Officials eye prospect of monorail proposal

Ryan Marshall, The Frederick News-Post, Md.
·3 min read

Mar. 6—Making a monorail project connecting Frederick and Montgomery counties along the Interstate 270 corridor a reality will likely depend on having political leaders at the county and state levels who are committed to the idea, according to a key committee chairman in Annapolis.

Moving the system forward will require county executives and a governor who are dedicated to the project, said Del. Kumar Barve (D-Montgomery), chairman of the Environment and Transportation Committee in the House of Delegates.

"You really need the political stars lined up," Barve said Friday.

The Maryland Department of Transportation released a feasibility study Tuesday that found a route running from downtown Frederick to the Shady Grove Metro station near Gaithersburg is physically possible, but the system would likely siphon riders from other transit systems more than take vehicles off I-270 and other roads.

The line would begin in Frederick and include stations in Urbana, Clarksburg, Germantown, Metropolitan Grove and Shady Grove.

Both Frederick County and Maryland will have new leaders elected in 2022, with County Executive Jan Gardner (D) and Gov. Larry Hogan (R) facing term limits. Montgomery County Executive Marc Elrich is in his first term.

Much will depend on who the next governor is, Barve said. If they are committed to the project, it will happen.

Frederick Mayor Michael O'Connor said he was pleased to see that the concept was physically viable and worthy of further analysis. He supports the ongoing discussions to find effective answers to the region's transportation issues.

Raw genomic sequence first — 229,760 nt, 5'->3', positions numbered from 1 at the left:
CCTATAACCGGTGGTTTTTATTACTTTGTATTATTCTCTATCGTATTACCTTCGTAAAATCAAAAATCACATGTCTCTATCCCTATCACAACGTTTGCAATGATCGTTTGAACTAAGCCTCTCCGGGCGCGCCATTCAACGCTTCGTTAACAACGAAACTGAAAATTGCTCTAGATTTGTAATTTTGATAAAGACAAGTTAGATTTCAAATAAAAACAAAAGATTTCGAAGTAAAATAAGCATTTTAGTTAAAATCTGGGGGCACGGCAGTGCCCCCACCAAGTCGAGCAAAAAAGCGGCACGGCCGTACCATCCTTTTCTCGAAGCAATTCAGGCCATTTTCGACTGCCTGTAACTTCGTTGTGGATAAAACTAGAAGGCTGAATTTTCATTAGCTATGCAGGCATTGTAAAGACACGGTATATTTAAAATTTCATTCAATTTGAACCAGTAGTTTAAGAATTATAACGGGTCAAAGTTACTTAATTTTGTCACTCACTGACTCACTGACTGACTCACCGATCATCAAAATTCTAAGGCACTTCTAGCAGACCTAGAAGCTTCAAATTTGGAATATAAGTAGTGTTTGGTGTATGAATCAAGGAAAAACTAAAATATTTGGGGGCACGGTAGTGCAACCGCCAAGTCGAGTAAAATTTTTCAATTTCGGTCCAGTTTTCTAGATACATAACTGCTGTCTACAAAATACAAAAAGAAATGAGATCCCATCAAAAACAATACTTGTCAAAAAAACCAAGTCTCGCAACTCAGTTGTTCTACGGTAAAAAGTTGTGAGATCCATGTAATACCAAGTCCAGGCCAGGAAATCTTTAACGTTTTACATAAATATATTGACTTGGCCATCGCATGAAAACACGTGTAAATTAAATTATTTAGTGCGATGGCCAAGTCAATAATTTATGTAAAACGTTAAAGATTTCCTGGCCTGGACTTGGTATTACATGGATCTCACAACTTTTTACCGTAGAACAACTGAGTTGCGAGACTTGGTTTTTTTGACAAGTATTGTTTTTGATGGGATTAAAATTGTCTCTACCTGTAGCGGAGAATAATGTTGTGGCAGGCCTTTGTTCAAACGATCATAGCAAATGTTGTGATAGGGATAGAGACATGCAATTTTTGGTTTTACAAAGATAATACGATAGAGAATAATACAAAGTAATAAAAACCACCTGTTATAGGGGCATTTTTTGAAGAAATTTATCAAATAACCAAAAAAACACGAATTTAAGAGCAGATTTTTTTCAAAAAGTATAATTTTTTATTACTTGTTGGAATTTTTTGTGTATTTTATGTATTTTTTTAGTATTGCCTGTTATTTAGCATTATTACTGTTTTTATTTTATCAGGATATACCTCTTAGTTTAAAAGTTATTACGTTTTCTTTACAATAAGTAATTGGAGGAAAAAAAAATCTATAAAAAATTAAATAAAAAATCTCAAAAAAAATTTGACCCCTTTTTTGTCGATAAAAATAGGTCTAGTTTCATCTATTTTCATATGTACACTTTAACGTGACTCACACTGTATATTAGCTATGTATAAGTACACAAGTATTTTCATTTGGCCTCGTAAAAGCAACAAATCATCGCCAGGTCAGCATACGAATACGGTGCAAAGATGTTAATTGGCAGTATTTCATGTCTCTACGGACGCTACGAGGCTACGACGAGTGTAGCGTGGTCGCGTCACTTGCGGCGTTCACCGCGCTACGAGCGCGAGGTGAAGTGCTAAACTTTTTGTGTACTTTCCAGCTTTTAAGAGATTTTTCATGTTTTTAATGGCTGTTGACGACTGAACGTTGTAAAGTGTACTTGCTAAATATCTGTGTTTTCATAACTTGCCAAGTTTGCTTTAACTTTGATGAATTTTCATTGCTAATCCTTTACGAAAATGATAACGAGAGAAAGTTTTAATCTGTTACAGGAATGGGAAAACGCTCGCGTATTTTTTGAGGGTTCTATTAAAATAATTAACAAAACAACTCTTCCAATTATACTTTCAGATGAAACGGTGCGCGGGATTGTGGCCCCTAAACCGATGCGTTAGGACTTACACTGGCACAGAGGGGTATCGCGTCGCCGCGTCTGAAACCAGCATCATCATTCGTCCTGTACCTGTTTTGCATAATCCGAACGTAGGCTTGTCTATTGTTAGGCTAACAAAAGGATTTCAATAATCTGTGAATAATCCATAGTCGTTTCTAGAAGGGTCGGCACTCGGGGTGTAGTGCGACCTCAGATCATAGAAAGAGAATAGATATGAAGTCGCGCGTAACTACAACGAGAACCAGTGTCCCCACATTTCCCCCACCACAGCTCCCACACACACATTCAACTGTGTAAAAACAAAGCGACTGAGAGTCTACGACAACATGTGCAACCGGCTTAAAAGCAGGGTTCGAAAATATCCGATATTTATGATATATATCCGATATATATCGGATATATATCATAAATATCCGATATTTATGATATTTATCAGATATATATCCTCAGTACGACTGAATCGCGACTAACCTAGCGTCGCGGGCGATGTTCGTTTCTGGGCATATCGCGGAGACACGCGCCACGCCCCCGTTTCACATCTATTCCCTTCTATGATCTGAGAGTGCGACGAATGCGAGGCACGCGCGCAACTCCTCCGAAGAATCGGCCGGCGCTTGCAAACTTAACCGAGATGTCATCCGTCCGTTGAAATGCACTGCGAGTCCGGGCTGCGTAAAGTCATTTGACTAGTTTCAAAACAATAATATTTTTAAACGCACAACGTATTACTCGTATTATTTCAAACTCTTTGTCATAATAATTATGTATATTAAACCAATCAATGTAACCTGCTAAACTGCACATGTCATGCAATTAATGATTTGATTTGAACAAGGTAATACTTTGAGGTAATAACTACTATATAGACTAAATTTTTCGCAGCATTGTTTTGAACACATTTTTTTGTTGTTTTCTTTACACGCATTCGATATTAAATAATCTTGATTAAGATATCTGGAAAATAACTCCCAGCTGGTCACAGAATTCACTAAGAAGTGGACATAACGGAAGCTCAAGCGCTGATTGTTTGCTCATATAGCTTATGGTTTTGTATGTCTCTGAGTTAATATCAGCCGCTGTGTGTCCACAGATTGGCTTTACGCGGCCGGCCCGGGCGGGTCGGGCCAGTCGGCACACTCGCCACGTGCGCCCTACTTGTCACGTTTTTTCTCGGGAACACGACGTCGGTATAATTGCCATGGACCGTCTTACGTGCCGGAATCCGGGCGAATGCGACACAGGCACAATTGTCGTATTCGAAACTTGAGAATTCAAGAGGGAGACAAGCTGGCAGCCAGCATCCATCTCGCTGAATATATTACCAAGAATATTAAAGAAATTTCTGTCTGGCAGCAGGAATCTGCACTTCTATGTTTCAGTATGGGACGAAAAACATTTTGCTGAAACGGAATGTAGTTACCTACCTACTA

"The City of Frederick will remain supportive of sustainable transportation solutions intended to improve connections with regional activity centers that are important for Frederick's residents and our economy," O'Connor said in a statement.

The report issued Tuesday contained several positives, said Del. Carol Krimm (D-Frederick), including a viable route and connecting regional activity centers. Krim serves as the vice chair of the Transportation and Environment Subcommittee in the House's Appropriations Committee.

But the project's $3.7 billion projected price tag — expected to rise to $4.4 billion through inflation by 2025 — will probably be its biggest challenge, she said.

An argument could be made that the money would be better used for expanding MARC train service or other transit projects, Krimm said.

Krimm is sponsoring a bill in the House that would require state and local governments to develop plans for increased teleworking and encourage private businesses to do so, which she said could help take traffic off of I-270 and alleviate some of the need for a monorail.

There hasn't been much discussion in Annapolis of the monorail proposal, as legislators are wrapping up their hearings from state officials as part of the budget process, she said. There may be a briefing at some point after the session when they can have a discussion with the secretary of transportation and others about the project's viability, Krimm added.

The project will be part of a transit picture that includes commuter buses, MARC service and a public-private partnership to add toll lanes to I-270 and I-495, among other elements, Krimm said.

"How does all that fit together?" she said.

Barve said he believes the monorail project would be a supplement to the I-270 toll project, projected to cost between $9 and $11 billion.

While the project has drawn criticism from legislators and residents from Montgomery and other areas, it's probably too far along to be stopped, Barve said.

"The ship sailed on that two years ago," he said.

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